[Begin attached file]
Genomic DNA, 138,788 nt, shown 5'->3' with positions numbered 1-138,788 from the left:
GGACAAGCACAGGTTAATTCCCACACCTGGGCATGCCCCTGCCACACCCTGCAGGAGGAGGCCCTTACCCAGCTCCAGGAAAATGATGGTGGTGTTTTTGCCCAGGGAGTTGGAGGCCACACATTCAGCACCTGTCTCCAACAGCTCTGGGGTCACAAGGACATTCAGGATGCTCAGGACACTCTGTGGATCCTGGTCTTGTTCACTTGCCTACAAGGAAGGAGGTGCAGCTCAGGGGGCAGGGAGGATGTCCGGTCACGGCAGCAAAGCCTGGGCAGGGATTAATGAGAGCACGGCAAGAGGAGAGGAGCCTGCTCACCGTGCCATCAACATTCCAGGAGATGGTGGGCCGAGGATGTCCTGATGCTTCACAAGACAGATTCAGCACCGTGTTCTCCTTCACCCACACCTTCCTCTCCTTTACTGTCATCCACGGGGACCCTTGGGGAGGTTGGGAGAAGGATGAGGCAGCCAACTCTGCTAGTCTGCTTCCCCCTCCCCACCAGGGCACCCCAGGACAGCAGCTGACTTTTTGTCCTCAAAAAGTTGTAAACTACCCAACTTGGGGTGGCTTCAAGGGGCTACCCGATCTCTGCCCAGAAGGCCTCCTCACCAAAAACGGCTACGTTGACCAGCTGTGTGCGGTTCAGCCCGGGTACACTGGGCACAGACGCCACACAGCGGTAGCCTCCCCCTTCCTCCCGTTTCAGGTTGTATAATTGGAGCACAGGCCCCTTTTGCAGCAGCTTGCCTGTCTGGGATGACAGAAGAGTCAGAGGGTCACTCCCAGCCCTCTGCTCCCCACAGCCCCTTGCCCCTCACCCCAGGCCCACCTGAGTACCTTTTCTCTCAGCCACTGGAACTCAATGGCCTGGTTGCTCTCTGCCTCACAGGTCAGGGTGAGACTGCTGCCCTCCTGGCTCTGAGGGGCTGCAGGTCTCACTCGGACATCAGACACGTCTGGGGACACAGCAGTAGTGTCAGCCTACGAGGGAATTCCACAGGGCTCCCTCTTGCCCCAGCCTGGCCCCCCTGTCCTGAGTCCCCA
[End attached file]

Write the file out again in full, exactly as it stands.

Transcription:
Genomic DNA, 138,788 nt, shown 5'->3' with positions numbered 1-138,788 from the left:
GGACAAGCACAGGTTAATTCCCACACCTGGGCATGCCCCTGCCACACCCTGCAGGAGGAGGCCCTTACCCAGCTCCAGGAAAATGATGGTGGTGTTTTTGCCCAGGGAGTTGGAGGCCACACATTCAGCACCTGTCTCCAACAGCTCTGGGGTCACAAGGACATTCAGGATGCTCAGGACACTCTGTGGATCCTGGTCTTGTTCACTTGCCTACAAGGAAGGAGGTGCAGCTCAGGGGGCAGGGAGGATGTCCGGTCACGGCAGCAAAGCCTGGGCAGGGATTAATGAGAGCACGGCAAGAGGAGAGGAGCCTGCTCACCGTGCCATCAACATTCCAGGAGATGGTGGGCCGAGGATGTCCTGATGCTTCACAAGACAGATTCAGCACCGTGTTCTCCTTCACCCACACCTTCCTCTCCTTTACTGTCATCCACGGGGACCCTTGGGGAGGTTGGGAGAAGGATGAGGCAGCCAACTCTGCTAGTCTGCTTCCCCCTCCCCACCAGGGCACCCCAGGACAGCAGCTGACTTTTTGTCCTCAAAAAGTTGTAAACTACCCAACTTGGGGTGGCTTCAAGGGGCTACCCGATCTCTGCCCAGAAGGCCTCCTCACCAAAAACGGCTACGTTGACCAGCTGTGTGCGGTTCAGCCCGGGTACACTGGGCACAGACGCCACACAGCGGTAGCCTCCCCCTTCCTCCCGTTTCAGGTTGTATAATTGGAGCACAGGCCCCTTTTGCAGCAGCTTGCCTGTCTGGGATGACAGAAGAGTCAGAGGGTCACTCCCAGCCCTCTGCTCCCCACAGCCCCTTGCCCCTCACCCCAGGCCCACCTGAGTACCTTTTCTCTCAGCCACTGGAACTCAATGGCCTGGTTGCTCTCTGCCTCACAGGTCAGGGTGAGACTGCTGCCCTCCTGGCTCTGAGGGGCTGCAGGTCTCACTCGGACATCAGACACGTCTGGGGACACAGCAGTAGTGTCAGCCTACGAGGGAATTCCACAGGGCTCCCTCTTGCCCCAGCCTGGCCCCCCTGTCCTGAGTCCCCA